Google has been somewhat of a spectacle in the mobile world lately, especially with the recent sale of Motorola to Lenovo. While the sale of Motorola was somewhat of a surprise (at least I didn't see it coming given how popular the Moto X and the Moto G were), a not-so-quiet rumor that has been spreading was aimed at another one of Google's mobile products: the rumored end of the Nexus program.
The Nexus program has been alive for a while now. As of recently, Nexus devices provided developers and regular consumers alike a cheap alternatiive to paying for a full price Apple or Samsung device, which would often run you over $600 in many cases. While it technically started with the Galaxy Nexus for $350 back in 2011, the Nexus 4 in 2012 was the line's first remarkably low-priced smartphone at $299. At the time, any smartphone that had the specs of the Nexus for at a price lower than $300 was practically a steal. The Nexus 4 only got better during the final fire sale for $199 before being pulled from the store.
The Nexus 4 was a great device no doubt, but the one thing holding it back was lack of devices there towards the beginning. Many of you probably remember that if you weren't one of the very first to get to the Nexus 4, it was going to be a while before you were able to get your hands on one. It was probably the most disappointing thing about the Nexus 4 - it was hard to find one. Once the phone was back in stock, though, things were good.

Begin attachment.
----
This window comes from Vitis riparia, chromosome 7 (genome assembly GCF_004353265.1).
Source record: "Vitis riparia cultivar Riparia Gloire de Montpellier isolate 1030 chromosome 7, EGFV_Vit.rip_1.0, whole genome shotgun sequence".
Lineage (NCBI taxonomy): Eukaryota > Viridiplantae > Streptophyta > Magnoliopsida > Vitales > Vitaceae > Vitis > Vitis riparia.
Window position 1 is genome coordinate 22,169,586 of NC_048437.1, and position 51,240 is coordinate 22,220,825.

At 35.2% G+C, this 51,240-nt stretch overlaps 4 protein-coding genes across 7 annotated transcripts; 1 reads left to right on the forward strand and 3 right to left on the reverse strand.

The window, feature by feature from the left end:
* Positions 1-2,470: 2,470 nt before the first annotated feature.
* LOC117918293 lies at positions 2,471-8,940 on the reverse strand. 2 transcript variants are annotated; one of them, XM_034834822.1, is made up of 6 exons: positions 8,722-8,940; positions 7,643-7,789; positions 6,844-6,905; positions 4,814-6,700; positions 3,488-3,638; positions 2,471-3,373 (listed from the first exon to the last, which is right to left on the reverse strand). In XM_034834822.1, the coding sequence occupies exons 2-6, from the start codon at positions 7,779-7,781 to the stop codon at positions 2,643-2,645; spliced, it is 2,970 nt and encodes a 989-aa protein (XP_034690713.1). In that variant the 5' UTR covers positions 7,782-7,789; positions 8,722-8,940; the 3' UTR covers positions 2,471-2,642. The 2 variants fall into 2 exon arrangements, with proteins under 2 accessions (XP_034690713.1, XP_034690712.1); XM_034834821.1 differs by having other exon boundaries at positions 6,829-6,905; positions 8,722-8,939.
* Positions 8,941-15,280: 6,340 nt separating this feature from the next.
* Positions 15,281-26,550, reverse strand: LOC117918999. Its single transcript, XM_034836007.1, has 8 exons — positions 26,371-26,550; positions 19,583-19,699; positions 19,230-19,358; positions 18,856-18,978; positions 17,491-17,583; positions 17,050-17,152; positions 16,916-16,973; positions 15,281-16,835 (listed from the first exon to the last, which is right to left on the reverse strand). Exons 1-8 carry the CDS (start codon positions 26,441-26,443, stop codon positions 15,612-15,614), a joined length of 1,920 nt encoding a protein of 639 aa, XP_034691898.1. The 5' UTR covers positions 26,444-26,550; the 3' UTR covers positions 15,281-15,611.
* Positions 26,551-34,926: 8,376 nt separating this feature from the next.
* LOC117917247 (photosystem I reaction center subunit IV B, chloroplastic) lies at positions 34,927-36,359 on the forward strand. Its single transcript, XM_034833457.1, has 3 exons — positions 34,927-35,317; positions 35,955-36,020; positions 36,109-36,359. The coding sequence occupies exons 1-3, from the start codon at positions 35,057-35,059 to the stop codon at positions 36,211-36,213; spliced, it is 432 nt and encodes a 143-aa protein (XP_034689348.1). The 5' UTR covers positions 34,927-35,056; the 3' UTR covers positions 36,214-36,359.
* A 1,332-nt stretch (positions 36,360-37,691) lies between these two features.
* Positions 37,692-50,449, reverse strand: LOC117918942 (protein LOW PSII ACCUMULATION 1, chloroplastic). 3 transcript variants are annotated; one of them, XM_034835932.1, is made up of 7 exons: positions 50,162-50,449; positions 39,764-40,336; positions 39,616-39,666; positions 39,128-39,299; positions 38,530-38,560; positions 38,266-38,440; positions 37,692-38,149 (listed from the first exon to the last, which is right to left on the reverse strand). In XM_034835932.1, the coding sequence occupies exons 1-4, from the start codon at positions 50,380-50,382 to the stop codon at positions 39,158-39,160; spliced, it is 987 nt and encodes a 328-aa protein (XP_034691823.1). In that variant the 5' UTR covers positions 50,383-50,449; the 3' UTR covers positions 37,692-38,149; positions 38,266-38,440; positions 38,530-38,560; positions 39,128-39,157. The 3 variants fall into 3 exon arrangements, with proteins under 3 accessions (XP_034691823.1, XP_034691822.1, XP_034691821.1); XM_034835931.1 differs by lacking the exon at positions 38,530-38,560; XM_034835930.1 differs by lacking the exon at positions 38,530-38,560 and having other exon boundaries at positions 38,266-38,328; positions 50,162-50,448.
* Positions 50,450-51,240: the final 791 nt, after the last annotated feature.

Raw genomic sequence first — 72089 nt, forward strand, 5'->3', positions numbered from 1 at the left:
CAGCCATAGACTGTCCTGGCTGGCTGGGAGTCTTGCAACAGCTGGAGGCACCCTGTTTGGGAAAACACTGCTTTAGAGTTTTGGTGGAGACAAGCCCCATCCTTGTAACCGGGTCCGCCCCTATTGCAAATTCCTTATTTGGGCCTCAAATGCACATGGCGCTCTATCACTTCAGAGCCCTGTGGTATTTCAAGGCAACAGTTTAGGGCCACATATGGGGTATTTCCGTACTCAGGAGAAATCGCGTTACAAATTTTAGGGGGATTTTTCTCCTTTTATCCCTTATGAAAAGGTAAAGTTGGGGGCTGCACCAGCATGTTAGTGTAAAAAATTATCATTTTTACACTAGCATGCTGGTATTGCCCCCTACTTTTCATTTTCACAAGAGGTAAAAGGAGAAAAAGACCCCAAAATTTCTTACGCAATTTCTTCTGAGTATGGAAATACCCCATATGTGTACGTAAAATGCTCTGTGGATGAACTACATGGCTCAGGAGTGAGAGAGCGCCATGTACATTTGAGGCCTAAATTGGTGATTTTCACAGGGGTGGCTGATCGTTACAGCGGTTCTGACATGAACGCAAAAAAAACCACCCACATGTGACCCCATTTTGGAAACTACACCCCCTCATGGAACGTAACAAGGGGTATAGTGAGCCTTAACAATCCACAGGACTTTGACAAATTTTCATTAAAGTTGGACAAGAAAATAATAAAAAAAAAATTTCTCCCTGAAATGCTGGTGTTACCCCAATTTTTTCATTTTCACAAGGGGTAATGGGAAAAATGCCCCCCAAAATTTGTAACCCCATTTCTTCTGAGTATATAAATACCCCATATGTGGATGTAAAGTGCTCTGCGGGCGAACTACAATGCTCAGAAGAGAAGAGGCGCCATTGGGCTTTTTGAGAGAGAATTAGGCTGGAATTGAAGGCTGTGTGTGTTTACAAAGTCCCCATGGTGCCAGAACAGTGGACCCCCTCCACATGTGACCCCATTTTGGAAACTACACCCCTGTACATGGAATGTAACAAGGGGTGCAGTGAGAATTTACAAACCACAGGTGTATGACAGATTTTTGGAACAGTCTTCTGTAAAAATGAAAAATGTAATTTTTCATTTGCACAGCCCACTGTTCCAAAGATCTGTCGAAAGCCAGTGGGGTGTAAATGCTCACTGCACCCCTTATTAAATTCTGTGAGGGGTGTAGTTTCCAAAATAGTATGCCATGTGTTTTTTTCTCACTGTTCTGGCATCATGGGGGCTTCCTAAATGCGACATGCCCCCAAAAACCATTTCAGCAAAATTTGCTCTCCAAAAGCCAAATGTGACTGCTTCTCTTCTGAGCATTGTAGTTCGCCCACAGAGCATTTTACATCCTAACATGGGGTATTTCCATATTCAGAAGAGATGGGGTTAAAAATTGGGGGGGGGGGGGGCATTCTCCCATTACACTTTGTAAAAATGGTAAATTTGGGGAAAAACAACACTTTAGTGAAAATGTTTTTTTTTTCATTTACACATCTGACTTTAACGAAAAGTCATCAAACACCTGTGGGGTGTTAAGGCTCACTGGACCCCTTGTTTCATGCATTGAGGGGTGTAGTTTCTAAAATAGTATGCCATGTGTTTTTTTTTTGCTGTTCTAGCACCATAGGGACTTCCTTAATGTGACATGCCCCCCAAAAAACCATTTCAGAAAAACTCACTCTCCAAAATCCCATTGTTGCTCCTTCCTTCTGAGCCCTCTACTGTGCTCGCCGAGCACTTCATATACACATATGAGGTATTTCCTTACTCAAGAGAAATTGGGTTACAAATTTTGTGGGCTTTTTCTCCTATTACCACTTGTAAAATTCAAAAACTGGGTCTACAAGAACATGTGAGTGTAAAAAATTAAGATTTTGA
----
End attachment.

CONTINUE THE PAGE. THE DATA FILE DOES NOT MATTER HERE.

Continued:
But the Nexus 4 wasn't as good at making sales as the Nexus 5, as it turns out. Google recently revealed that the Nexus 5 was actually a great product for generating profits for the company, which makes it seem like the rumor that the Nexus program ending likely won't come to fruition as long as the Nexus keeps generating revenue.
Although I wasn't expecting for Google to sell Motorola like they did, the lack of profits that they made from the Moto X and the Moto G explains why it wasn't exactly a huge loss for them so much as a gain that another company (like Lenovo) could use. Plus, it's not like Google's and Motorola's relationship is strained from the sale. On the other hand of things, after the statement that Google has made regarding how good the Nexus 5 has been for Google, I would be surprised if they decided to ultimately end the Nexus program at this point.
I have read that people feel that Google Play Edition devices are sufficient enough to replace the Nexus program, but I feel that the price of the phones that come out with Google Play Editions are hardly worth writing home about. After all, while the Nexus does target developers, it also targets budget-conscious consumers as well. Google Play Edition phones seem more of a niche device in the end than anything, for people who dig the hardware and specs of certain flagship models (i.e. Galaxy S4 and HTC One) but want the benefit of stock Android out of the box.
It seems to me that the Nexus program has received too much momentum and potential for it to make any real sense to discontinue the program, and as I said, given Google's recent quips about the positive amount of profits that the Nexus 5 has been bringing in for the company, I would say that there isn't any real threat of the Nexus program ending anytime soon.
Images via Digital Trends